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Giving In To Widespread Geekery

OK, I give up. 

I give in.

I saw The Artist last week. And now I’m reading The Hunger Games, and then I’ll see the movie.

I’ve given in to the cultural frenzy.

You know it, too.

That rush in the head, building from the base of your skull and then radiating throughout the body. It’s an excitement the geek knows all too well. It’s a critical mass building into a cultural frenzy.

Geeks know frenzy well because it’s at the heart of geekdom.

You latch onto something – a movie, type of music, superhero character, etc. – and follow it down into the endless depths.


James Cameron just did that, literally, by plumbing the Mariana Trench like he’s Deep-Six from G.I. Joe.

Cameron’s a tech geek and an ocean geek, and his latest exploits have combined both. Exploring the Titanic’s ruins wasn’t enough for him; now he’s perfected a custom-built unobtanium-lined submarine to travel under 6 miles of water.

I’ve had my share of geek stuff, much of it chronicled here: Batman stuff, Tori Amos albums, Alan Moore comics, Stanley Kubrick films, 1980s action-figure cartoons, Teenage Mutant Ninja Turtles, Andrew Lloyd Webber’s The Phantom of the Opera musical, Homicide: Life on the Street and The Wire, Arrested Development, Bruce Timm cartoons.

Being a geek requires more than dedication or mastery, but obsession. Sometimes that geekery translates and builds that cultural frenzy pushing everyone to talk about it, even if they never see or read it. Because geek culture is now pop culture.

The Artist is a prime example. Things don’t get much geekier than silent films about old Hollywood. Add a charismatic actor in the lead role, and an adorable little dog, market it to the arthouse and tastemaker crowds correctly, and Oscar dreams come true.

And for The Hunger Games? I’ve heard about these books for years, and watched the cultural frenzy and excitement build into its Hollywood explosion. I’ve never seen so many girl geeks out in the daylight, even if they’re geeks only for this one moment. Like how everyone a Tolkien geek and Harry Potter geek now.

Geekdom can be daunting.

Lucky for us, we live in a geek’s paradise because of the Internet. Geeks too to the online world early on to erect fan sites that became compendiums to their favorite obsessions. Wikipedia also helped me catch up on DC Comics’ years of giant crossovers I didn’t care to bankrupt myself buying. The Onion A.V. Club even runs a feature with primers on the Conan mythos, anime and the “new wave” of British heavy metal.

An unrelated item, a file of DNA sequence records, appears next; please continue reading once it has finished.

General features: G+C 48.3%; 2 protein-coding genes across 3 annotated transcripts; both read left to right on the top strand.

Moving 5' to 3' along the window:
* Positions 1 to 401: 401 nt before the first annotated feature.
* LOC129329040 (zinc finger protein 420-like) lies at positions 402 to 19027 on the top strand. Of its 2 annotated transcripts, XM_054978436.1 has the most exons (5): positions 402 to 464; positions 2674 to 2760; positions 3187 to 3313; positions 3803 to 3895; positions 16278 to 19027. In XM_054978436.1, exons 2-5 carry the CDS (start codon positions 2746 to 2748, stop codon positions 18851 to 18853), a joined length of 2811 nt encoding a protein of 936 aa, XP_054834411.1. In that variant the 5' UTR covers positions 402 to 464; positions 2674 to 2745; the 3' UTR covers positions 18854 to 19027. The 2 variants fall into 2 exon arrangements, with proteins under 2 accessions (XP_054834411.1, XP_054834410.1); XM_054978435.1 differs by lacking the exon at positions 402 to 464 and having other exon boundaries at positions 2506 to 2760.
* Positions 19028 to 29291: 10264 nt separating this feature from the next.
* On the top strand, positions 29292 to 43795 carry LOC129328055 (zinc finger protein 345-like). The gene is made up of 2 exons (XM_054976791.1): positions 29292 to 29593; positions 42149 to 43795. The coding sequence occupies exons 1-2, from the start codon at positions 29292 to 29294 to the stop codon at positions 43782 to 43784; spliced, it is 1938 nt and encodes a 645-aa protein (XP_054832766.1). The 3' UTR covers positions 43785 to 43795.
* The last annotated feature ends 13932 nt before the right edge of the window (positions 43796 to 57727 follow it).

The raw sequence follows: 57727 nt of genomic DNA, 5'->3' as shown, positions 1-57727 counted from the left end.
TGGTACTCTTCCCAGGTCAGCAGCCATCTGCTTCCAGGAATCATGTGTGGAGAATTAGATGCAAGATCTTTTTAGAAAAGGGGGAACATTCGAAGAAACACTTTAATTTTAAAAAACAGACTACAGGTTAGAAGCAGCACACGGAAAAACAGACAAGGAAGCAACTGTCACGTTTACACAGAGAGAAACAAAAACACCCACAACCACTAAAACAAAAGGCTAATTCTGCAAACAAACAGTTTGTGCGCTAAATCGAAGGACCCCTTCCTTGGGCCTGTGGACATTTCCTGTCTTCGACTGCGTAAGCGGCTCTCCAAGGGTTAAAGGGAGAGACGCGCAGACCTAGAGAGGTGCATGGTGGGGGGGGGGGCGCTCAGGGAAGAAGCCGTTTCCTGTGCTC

But there’s something sad about the current state of Internet-fed geekery, for us analog-age oldheads: It’s too easy.

Thanks to the Internet, everyone’s a geek now. All the wacky stuff gets disseminated as soon as it’s out. Shit, remember when you liked dubstep for five minutes? Now it’s in Britney Spears songs.

Geek comic extraordinaire Patton Oswalt wrote in Wired a few years ago that all America is geeked out, and he longs for the old days of geeking.

Oswalt shares that “chilly thrill of moving with the herd while quietly being tuned in to something dark, complicated, and unknown just beneath the topsoil of popularity.”

But that’s over now, Oswalt says, in a world where “our below-the-topsoil passions have been rudely dug up and displayed in the noonday sun.”

True that.

A whole generation of geeks now can consult a search engine, i09, Kotaku or Hero Complex to find out whatever. Are you an indie-music geek? You’ve got Pitchfork, Bust, Okayplayer and 6 million blogs to mine. Geeks no longer have to sift through late-night hours on the radio to find an obscure band, or hear about a cult classic from your older brother’s friends, or hear about weirdo movies from geeks you meet in college or down at the local comic book shop, or read about in a zine.

But there’s a ton of upside, too. Otherwise, I wouldn’t be on this fine, fine website you’re reading this column on right now. I don’t want to be a grumpy old geek, because let’s face it: We have everything we’ve ever wanted.

Oswalt derides the spoiled geek landscape with “Boba Fett’s helmet emblazoned on sleeveless T-shirts worn by gym douches hefting dumbbells.” I don’t care. I’m fat and happy.

Yes, geekery doesn’t belong to the geeks anymore.

But it’s not an authenticity contest, is it? I try not to judge.

On vacation in Jamaica last year, the fiancee and I ran into a super-muscled dude with a shaved head walking around with a pair of obvious stripper-looking women. Easy enough to look at him, and look at us, and think we wouldn’t have a thing to say to each other. Then he turned around and had a Popeye shirt on. We talked with him for about 15 minutes, and he was wicked nice.

A mash-up of the super-muscled dude and the icon.

So sometimes, sharing the geekery doesn’t hurt at all.

I’ll have to remember that when The Dark Knight Rises, The Avengers and Prometheus come out this summer, and I see them six times each.

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